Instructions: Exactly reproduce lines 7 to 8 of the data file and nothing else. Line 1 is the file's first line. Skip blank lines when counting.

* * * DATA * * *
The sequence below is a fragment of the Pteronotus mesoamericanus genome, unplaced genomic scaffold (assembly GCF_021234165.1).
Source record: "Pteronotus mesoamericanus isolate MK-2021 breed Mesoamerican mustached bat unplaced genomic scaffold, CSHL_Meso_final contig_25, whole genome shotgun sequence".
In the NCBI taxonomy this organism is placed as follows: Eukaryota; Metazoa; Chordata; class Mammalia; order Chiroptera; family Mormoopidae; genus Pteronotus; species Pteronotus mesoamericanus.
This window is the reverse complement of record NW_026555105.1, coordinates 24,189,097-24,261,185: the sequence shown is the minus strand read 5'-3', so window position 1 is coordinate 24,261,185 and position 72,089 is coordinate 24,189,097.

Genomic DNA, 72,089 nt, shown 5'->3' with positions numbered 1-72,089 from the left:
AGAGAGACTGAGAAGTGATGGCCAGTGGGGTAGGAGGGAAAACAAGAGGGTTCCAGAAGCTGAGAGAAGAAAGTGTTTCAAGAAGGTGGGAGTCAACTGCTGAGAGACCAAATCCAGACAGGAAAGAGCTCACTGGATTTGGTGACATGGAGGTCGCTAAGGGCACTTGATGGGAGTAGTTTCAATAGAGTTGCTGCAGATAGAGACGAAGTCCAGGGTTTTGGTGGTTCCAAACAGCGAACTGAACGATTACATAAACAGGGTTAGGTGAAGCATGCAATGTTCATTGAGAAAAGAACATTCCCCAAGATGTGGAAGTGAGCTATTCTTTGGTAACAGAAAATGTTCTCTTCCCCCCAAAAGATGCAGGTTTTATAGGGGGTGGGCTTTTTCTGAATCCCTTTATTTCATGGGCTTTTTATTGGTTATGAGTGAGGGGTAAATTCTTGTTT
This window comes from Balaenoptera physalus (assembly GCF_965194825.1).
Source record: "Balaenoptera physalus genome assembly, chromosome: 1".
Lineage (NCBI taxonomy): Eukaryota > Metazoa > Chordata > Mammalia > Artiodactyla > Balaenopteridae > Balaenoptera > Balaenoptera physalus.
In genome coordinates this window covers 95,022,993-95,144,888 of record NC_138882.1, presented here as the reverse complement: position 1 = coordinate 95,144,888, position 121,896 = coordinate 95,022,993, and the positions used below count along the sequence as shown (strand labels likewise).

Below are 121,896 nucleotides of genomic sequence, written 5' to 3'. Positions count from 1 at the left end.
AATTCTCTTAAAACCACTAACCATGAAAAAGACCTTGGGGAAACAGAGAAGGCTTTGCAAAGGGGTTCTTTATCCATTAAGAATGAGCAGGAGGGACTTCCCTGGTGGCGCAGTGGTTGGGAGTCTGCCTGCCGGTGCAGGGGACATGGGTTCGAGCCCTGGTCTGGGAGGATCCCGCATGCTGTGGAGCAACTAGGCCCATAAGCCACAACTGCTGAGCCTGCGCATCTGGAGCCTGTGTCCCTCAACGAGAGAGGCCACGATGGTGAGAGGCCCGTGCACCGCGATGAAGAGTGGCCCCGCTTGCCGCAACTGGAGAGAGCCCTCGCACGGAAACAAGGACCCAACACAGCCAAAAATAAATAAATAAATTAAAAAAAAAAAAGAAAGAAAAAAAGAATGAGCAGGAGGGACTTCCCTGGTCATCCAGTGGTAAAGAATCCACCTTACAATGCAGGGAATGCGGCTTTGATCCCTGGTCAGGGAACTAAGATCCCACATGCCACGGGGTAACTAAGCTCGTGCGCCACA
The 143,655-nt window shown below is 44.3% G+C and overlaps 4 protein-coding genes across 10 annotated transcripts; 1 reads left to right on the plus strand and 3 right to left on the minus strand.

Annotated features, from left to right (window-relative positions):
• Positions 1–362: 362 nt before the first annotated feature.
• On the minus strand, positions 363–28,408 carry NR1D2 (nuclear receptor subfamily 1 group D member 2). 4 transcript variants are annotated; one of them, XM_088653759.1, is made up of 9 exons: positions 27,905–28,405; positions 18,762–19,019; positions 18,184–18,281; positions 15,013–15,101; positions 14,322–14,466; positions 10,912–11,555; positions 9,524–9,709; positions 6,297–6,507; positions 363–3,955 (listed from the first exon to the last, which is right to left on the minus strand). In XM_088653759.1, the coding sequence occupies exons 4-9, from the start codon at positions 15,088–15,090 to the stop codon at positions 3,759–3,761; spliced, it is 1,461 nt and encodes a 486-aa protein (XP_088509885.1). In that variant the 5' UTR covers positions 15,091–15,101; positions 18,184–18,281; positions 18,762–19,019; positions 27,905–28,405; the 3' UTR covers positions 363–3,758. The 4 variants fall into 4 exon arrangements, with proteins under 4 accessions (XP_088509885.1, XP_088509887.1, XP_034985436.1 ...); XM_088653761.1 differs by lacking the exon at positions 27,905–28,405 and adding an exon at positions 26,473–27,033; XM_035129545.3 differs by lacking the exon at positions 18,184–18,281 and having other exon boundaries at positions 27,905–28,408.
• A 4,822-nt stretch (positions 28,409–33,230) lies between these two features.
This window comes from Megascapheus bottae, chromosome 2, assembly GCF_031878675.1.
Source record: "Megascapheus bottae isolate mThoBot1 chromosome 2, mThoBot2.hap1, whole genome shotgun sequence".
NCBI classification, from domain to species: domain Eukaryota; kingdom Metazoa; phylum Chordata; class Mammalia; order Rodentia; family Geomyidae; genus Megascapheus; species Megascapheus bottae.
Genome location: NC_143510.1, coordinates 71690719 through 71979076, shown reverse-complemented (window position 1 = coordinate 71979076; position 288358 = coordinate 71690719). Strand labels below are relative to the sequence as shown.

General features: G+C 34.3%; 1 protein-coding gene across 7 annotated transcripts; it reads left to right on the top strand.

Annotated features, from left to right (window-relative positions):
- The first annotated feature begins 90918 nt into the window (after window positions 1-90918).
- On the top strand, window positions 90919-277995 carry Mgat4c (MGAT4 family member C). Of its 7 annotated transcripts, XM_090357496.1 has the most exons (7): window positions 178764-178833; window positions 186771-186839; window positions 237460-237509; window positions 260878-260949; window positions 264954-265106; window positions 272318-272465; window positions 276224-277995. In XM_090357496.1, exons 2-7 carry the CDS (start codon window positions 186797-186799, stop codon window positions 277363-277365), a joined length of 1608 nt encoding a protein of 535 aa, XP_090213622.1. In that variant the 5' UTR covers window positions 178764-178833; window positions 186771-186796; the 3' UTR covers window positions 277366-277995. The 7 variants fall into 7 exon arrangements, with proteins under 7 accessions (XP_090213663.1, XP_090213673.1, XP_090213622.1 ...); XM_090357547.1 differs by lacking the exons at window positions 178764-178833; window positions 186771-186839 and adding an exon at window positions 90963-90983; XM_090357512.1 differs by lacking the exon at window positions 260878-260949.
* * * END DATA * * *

This window comes from Balaenoptera physalus (assembly GCF_965194825.1).
Source record: "Balaenoptera physalus genome assembly, chromosome: 1".